It is a rare neurodegenerative disease characterized by progressive muscular dystrophy resulting in degeneration of central motor neurons found in the cortex and trunk (pyramidal cells of the motor cortex and nuclei of some motor nerves) as well as motor cells in the anterior corners of the gray matter of the spinal cord. The loss of motor neurons is associated with the degeneration of the cortical (pyramidal) path – the major motorway. Although it is a rare and still untreatable disease, it was already clinically and pathologically described in 1869 by the French neurologist Jean Martin Charcot.
In the literature, it is sometimes referred to as Charcot’s disease; in US literature, we meet with the famous American baseball player Lo Gehring – Lou Gehring’s disease.
Because it is a rare disease, incidence and prevalence are low (incidence averaging 1/50 000, prevalence averaging 1/20 000). According to the US ALS association, a comparable number of patients with ALS is diagnosed in the United States annually as with multiple sclerosis. Unlike most rare diseases, ALS affects patients aged 60 and over (80% of rare disease are affected by infants). Men have a larger predisposition (1.5: 1, males: females). Approximately two-thirds of patients with typical ALS have a spinal form that is primarily manifested in the limbs. Symptoms are focal, asymmetric muscle weakness of the lower or upper limbs. Gradually, spasticity develops atrophic limbs, responsiveness decreases, and loses the ability to hold the body properly.
Patients with ALS bulb form gradually develop dysphagia and dysarthria (speech impairment due to speech muscles impairment). The patient has primary problems with swallowing fluids, and then also with solid foods. He cannot swallow saliva, manipulate his tongue, speech, articulation and phonation is broken. Leg disability develops practically at the same time as bulbar damage, and in most patients it occurs within one to two years. Muscle weakness, fasciulism, muscle atrophy, muscle spasm, contracture to paralysis occur. The patient dies as a result of respiratory failure.
The ALS bulb form is more progressive and the average duration of the disease is 2-3 years, whereas for the ALS it is 3-5 years. Only 5% of patients survive for more than 20 years. ALS is commonly known as sporadic disease, but 5-10% of cases are family based. More than 15 genes predisposed to the disease are known today.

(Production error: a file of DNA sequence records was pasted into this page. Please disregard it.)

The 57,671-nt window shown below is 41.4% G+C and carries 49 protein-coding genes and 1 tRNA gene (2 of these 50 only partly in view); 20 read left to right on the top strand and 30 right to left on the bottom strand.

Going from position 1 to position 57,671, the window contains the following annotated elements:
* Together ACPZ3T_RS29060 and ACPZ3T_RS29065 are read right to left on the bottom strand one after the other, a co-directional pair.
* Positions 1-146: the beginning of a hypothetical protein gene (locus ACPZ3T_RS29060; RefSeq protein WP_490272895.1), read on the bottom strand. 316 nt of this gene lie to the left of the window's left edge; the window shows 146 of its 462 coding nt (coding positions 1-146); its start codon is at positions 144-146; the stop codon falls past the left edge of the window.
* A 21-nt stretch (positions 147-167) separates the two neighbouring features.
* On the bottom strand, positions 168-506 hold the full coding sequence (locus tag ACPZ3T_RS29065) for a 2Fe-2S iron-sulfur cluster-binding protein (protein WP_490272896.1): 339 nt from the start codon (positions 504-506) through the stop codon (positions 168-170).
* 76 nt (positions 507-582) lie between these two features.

ALS management is supportive and palliative based, similar to other rare diseases on a multidisciplinary approach. Non-invasive ventilation prolongs life and improves its quality. The only drug with proven ability to prolong human life and improve its quality is riluzole (N07XX02 – RILUTEK, RILUZOLE ZENTIVA). According to the ATC classification, it belongs among other nervous system drugs. Riluzol does not belong to a group of orphan medicinal products, which in their development benefited from orphan status. It is, however, like many other medicines, a medicine for rare diseases. No riluzole containing drug is currently categorized in the SR. Riluzol prolongs the time until a patient needs artificial lung ventilation. The exact mechanism of riluzole interfering with the etiopathogenesis of ALS is not known. However, it is believed to reduce the excitotoxic effect of glutamate. It is likely to be a glutamate antagonist which inhibits the release of glutamate from the presynaptic terminus and an inhibitory effect on postsynaptic transmission is also contemplated. Based on the results of randomized clinical trials, riluzole prolongs life / survival by 2 months, according to uncontrolled studies, up to 20 months. Treatment of riluzole is reviewed individually by the health insurance company. The vital function of the lungs plays an important role. In advanced stages of the disease, when the patient is reliant on artificial lung ventilation, riluzole is ineffective. ALS management is mainly focused on symptomatic and supportive treatment. It often requires multidisciplinary co-operation of several specialists.
Symptomatic treatment of ALS patients includes:
amitriptyline, atropine, botulinum toxin, glandula parotis radiation – increased salivation
carbamazepine, phenytoin, gabapentin, pregabalin, diazepam, vitamin E – fasciula-
baclofen, tizanidine, diazepam – spasticity
mucolytics (carbocysteine) – dense mucosal secretion
increased fluid / fiber intake, osmotic overdosters, glycerin suppositories – constipation
diazepam – anxiety
amitriptyline, SSRI – depression
percutaneous endoscopic gastrostomy – dysphagia, weight loss
non-invasive positive pressure ventilation support, supportive ventilation mode of home care – respiratory insufficiency
morphine – dyspnea in terminal stages
ALS is curried by a neurologist. The Center for Neuromuscular Diseases, the Neurological Clinic of the SZU and the UN in Bratislava is a specialized department. The exact number of patients with this diagnosis in Slovakia is unknown. Due to the large progression, it is estimated in tens. In 2012, the Center for neuromuscular diseases visited 17 patients with ALS (Špalek P., 2013). For these reasons, there is no separate organization in Slovakia that would only associate family members and patients with ALS. These are members in the Organization of Muscular Dystrophy in the Slovak Republic (OMD in the Slovak Republic), which we have repeatedly mentioned on the pages of the Medical Leafs.
PharmDr. Tatiana Foltánová, PhD., UK in Bratislava, Faculty of Pharmacy, Department of Pharmacology and Toxicology, Prof. MD. Ľubomír Lisý, DrSc., Department of Neurology, SZU and UNB,